Logitech's new G Cloud Gaming Handheld, a sort of FAQ, but nowhere else, which also says you can play on Amazon Luna via Chrome., -like console designed with Microsoft and Nvidia, launched with little fanfare, going from to preorder on Wednesday. The device is specifically intended for playing from , notably (and unsurprisingly) and , as well as using local game-slingers like Xbox Remote Play and Steam Link. And Google Stadia lives in Logitech's
Amazon lists it as available on Oct. 18 -- Logitech simply says October -- and while it will normally be priced at $350, you canit at a sale price of $300. Subscriptions to the cloud services are not included.
The screen's pretty basic: a 1080p, 7-inch IPS display with a 60Hz refresh rate and 450 nits brightness. It runs on a Qualcomm Snapdragon 720G with 4GB memory -- Android inside. It has stereo speakers with an amp, a stereo noise-canceling mic and both 3.5mm and USB-C audio output (no video), as well as Bluetooth 5.1. You can connect via Wi-Fi 5 only -- no cell support, which is disappointing.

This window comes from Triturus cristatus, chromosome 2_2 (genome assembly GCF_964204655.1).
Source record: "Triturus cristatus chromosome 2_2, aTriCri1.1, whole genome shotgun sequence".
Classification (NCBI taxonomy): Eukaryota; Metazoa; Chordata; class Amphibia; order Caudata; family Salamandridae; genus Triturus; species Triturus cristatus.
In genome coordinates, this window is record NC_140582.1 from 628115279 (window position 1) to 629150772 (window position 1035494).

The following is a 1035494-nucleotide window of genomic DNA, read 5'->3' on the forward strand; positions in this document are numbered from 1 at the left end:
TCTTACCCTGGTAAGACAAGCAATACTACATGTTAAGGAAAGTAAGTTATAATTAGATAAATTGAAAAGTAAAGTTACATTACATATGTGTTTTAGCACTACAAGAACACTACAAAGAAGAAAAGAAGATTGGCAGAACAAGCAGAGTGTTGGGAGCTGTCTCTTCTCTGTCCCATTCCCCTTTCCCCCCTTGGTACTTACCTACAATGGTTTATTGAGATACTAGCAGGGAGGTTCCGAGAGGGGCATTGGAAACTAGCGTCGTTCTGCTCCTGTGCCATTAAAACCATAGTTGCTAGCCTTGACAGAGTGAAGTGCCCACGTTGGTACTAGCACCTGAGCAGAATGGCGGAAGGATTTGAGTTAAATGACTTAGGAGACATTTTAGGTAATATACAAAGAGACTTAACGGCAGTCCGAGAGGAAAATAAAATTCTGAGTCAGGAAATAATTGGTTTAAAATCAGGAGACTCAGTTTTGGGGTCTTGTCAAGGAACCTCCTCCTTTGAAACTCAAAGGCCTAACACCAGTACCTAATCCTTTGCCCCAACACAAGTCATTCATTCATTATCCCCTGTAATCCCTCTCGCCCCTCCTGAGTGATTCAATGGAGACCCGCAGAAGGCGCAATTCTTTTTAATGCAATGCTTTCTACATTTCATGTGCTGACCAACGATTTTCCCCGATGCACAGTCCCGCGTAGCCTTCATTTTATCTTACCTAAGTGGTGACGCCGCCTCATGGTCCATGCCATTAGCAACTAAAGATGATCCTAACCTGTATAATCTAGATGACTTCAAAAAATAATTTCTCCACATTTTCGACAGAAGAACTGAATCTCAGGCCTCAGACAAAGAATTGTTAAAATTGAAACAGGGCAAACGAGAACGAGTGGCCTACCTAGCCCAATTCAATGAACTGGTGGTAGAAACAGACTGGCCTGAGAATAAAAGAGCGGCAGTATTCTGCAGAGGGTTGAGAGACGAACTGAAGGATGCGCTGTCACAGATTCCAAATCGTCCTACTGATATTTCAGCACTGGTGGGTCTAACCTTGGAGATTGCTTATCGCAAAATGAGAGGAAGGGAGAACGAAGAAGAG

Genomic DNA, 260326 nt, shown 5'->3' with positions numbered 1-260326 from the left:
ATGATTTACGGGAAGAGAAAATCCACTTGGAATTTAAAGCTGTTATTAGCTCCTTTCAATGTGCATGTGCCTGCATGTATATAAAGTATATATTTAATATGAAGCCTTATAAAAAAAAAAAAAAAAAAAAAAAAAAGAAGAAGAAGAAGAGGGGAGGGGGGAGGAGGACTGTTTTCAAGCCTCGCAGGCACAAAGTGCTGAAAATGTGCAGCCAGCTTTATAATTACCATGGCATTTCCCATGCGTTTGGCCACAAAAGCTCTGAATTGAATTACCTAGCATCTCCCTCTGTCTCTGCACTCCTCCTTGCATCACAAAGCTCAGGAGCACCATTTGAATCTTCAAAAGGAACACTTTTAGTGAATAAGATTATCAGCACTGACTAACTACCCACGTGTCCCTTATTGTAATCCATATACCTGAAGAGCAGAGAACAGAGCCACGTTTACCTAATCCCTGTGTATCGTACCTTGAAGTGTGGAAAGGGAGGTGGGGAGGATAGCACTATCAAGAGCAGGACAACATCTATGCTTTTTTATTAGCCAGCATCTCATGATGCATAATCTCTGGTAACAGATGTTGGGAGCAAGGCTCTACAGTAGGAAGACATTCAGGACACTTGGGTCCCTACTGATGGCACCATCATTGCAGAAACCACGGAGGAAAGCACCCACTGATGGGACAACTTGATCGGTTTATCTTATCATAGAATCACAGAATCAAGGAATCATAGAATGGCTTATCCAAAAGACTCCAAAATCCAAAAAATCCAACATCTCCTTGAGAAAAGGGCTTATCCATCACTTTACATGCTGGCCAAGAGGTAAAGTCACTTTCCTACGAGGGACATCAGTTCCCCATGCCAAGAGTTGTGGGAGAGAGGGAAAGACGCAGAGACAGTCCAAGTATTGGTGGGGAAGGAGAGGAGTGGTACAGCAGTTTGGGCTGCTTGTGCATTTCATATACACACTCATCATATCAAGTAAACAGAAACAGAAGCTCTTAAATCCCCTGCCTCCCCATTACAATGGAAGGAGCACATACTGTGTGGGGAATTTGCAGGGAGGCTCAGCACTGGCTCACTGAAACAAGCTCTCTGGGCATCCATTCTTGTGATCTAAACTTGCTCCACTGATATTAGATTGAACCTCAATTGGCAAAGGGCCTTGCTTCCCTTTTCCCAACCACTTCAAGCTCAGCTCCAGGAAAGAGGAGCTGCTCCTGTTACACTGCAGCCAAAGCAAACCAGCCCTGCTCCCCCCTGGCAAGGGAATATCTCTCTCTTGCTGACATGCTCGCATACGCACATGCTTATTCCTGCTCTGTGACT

Built-in storage is 64GB, but it's not clear what can get installed or saved locally; it does have a slot for a microSD/TF card. It also professes "linear haptics" for the controls, but it's not clear what that means. The company promises up to 12-and-a-half hours of play time. It weighs about a pound (463 grams), and its dimensions lie somewhere between the Steam Deck and Nintendo Switch.
I've got mixed feelings about this. Attaching any type ofis still a bit of a hassle, and even big-screen phones feel a little small because they're long and narrow rather than 16:9. But at its price it competes with the Switch for your money even though they're very different devices. And it's specced for least-common-denominator cloud gaming, not something like GeForce Now's RTX 3080 high-refresh 1440p. Plus, we've gotten used to OLED screens on many devices. Nor is there any mention of a charging dock.
This will take some thought. And lots of hands-on testing.